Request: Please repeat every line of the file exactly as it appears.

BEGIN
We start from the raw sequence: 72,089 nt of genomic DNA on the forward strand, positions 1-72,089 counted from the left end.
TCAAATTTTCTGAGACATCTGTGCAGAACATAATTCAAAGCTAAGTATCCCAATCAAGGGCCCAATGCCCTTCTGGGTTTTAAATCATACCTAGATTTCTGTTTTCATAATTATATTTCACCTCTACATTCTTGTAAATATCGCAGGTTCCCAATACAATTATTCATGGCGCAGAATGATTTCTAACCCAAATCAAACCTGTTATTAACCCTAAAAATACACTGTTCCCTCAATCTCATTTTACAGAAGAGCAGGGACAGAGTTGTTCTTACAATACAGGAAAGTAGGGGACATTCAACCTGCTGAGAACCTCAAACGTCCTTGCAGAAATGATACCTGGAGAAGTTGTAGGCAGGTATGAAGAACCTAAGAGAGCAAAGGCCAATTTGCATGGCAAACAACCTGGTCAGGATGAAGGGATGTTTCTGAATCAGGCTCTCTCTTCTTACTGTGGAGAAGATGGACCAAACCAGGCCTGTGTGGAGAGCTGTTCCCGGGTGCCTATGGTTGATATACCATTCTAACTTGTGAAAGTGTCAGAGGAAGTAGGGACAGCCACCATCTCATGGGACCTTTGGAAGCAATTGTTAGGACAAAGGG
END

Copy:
We start from the raw sequence: 72,089 nt of genomic DNA on the forward strand, positions 1-72,089 counted from the left end.
TCAAATTTTCTGAGACATCTGTGCAGAACATAATTCAAAGCTAAGTATCCCAATCAAGGGCCCAATGCCCTTCTGGGTTTTAAATCATACCTAGATTTCTGTTTTCATAATTATATTTCACCTCTACATTCTTGTAAATATCGCAGGTTCCCAATACAATTATTCATGGCGCAGAATGATTTCTAACCCAAATCAAACCTGTTATTAACCCTAAAAATACACTGTTCCCTCAATCTCATTTTACAGAAGAGCAGGGACAGAGTTGTTCTTACAATACAGGAAAGTAGGGGACATTCAACCTGCTGAGAACCTCAAACGTCCTTGCAGAAATGATACCTGGAGAAGTTGTAGGCAGGTATGAAGAACCTAAGAGAGCAAAGGCCAATTTGCATGGCAAACAACCTGGTCAGGATGAAGGGATGTTTCTGAATCAGGCTCTCTCTTCTTACTGTGGAGAAGATGGACCAAACCAGGCCTGTGTGGAGAGCTGTTCCCGGGTGCCTATGGTTGATATACCATTCTAACTTGTGAAAGTGTCAGAGGAAGTAGGGACAGCCACCATCTCATGGGACCTTTGGAAGCAATTGTTAGGACAAAGGG